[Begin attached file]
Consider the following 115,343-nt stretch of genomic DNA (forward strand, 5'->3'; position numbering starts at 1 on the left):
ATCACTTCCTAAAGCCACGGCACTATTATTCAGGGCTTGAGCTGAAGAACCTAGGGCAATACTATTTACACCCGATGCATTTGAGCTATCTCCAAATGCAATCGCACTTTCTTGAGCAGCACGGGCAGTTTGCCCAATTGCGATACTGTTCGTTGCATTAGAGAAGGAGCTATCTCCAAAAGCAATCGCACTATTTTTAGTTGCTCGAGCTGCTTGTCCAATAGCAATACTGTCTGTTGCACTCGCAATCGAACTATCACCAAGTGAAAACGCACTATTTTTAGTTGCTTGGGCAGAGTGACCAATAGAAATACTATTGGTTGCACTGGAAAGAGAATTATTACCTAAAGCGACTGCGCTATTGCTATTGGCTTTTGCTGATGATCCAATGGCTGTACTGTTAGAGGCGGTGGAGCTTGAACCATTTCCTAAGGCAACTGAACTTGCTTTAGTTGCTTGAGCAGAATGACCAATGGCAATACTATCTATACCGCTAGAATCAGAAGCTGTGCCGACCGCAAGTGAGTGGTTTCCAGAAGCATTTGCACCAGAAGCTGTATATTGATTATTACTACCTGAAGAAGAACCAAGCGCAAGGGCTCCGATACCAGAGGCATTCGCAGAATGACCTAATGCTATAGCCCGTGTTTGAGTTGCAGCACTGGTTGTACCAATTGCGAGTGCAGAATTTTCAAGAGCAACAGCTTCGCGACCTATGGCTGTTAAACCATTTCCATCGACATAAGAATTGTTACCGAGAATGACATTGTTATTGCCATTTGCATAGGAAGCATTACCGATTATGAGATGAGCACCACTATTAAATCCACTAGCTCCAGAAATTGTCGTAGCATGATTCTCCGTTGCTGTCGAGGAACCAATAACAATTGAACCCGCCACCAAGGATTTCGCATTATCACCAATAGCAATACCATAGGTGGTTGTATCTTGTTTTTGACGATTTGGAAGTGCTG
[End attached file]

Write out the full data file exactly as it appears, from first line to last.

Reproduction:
Consider the following 115,343-nt stretch of genomic DNA (forward strand, 5'->3'; position numbering starts at 1 on the left):
ATCACTTCCTAAAGCCACGGCACTATTATTCAGGGCTTGAGCTGAAGAACCTAGGGCAATACTATTTACACCCGATGCATTTGAGCTATCTCCAAATGCAATCGCACTTTCTTGAGCAGCACGGGCAGTTTGCCCAATTGCGATACTGTTCGTTGCATTAGAGAAGGAGCTATCTCCAAAAGCAATCGCACTATTTTTAGTTGCTCGAGCTGCTTGTCCAATAGCAATACTGTCTGTTGCACTCGCAATCGAACTATCACCAAGTGAAAACGCACTATTTTTAGTTGCTTGGGCAGAGTGACCAATAGAAATACTATTGGTTGCACTGGAAAGAGAATTATTACCTAAAGCGACTGCGCTATTGCTATTGGCTTTTGCTGATGATCCAATGGCTGTACTGTTAGAGGCGGTGGAGCTTGAACCATTTCCTAAGGCAACTGAACTTGCTTTAGTTGCTTGAGCAGAATGACCAATGGCAATACTATCTATACCGCTAGAATCAGAAGCTGTGCCGACCGCAAGTGAGTGGTTTCCAGAAGCATTTGCACCAGAAGCTGTATATTGATTATTACTACCTGAAGAAGAACCAAGCGCAAGGGCTCCGATACCAGAGGCATTCGCAGAATGACCTAATGCTATAGCCCGTGTTTGAGTTGCAGCACTGGTTGTACCAATTGCGAGTGCAGAATTTTCAAGAGCAACAGCTTCGCGACCTATGGCTGTTAAACCATTTCCATCGACATAAGAATTGTTACCGAGAATGACATTGTTATTGCCATTTGCATAGGAAGCATTACCGATTATGAGATGAGCACCACTATTAAATCCACTAGCTCCAGAAATTGTCGTAGCATGATTCTCCGTTGCTGTCGAGGAACCAATAACAATTGAACCCGCCACCAAGGATTTCGCATTATCACCAATAGCAATACCATAGGTGGTTGTATCTTGTTTTTGACGATTTGGAAGTGCTG